Manuscripts/Mixed Material Interview with James Moceri
MOCERI: Well, it's hard to know what may have happened. I assume that at the time Rome decided the matter could be handled very quietly by someone else. It took no great power of divination to sense that the “someone else” proved to be a sometime American journalist living in Florence at the time, whom I knew reasonably well. The point is that Furio Diaz did not leave the party, as I fully anticipated he intended to do in 1955. He left only after the Hungarian revolution and the Soviet suppression of that revolution. Although his defection was an important loss for the Communist Party, it did not have the enormous political impact that it would have had in 1955, a year earlier. In the wake of the Hungarian Revolution, a considerable number of intellectuals left the party, and Diaz was only one among the more prominent. There were others, like Antonio Giolitti, the grandson of the famous premier of the once-democratic, pre-Fascist Italy.
Q: At this point, do you have any idea how the journalist went about establishing this contact? Was he able to provide the material regarding the legal system of the Soviet Union, as had been asked?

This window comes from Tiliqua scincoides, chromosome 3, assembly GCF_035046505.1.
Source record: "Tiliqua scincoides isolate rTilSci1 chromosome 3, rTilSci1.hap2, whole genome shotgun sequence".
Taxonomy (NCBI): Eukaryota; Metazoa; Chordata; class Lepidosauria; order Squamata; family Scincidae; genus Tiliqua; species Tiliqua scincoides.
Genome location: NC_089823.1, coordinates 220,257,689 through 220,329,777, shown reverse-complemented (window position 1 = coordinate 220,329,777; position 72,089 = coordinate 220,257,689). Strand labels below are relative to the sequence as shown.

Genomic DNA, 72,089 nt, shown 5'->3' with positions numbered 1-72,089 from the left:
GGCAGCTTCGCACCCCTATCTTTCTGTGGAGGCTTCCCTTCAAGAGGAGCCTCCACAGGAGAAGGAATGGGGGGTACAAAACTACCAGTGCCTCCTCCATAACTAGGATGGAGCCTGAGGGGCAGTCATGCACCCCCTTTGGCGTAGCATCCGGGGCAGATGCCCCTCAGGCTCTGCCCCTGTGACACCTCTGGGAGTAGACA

MOCERI: I knew that the journalist had received this charge. I decided, because I felt that there should be a clear distinction between my activities and CIA activities—I was very sensitive on this subject—I decided not to inform myself. So I do not know what he did, or whether, in fact, he ever established contact. I never saw Furio Diaz again. I never asked my intermediary, Dr. Merli in Livorno. And even though I saw Merli frequently after that, I felt it was just better to let the matter die. Because, in their minds, they must have been greatly puzzled by the strange way in which Americans did things. From their perspective, given what they knew of my intellectual interests, I was surely an “interloceteur valable” for Furio Diaz.
Another aspect of my association with Dr. Merli in Livorno was that he was very close to the then-president of the Italian Chamber of Deputies, Giovanni Gronchi.
Q: You're speaking of the journalist or...
MOCERI: I'm speaking of Dr. Merli, the magazine editor. Giovanni Gronchi was, as I said, then president of the Italian Chamber of Deputies and later became president of Italy. My friend Merli had obviously briefed him very carefully on me. Whenever Gronchi came to Florence, he made arrangements for me to meet him and spend an hour riding with him in his car around Florence. He would talk to me about his view of America and the Americans in Rome, the European situation and whatever else he felt Americans should hear from him.
Q: He was a Christian Democrat?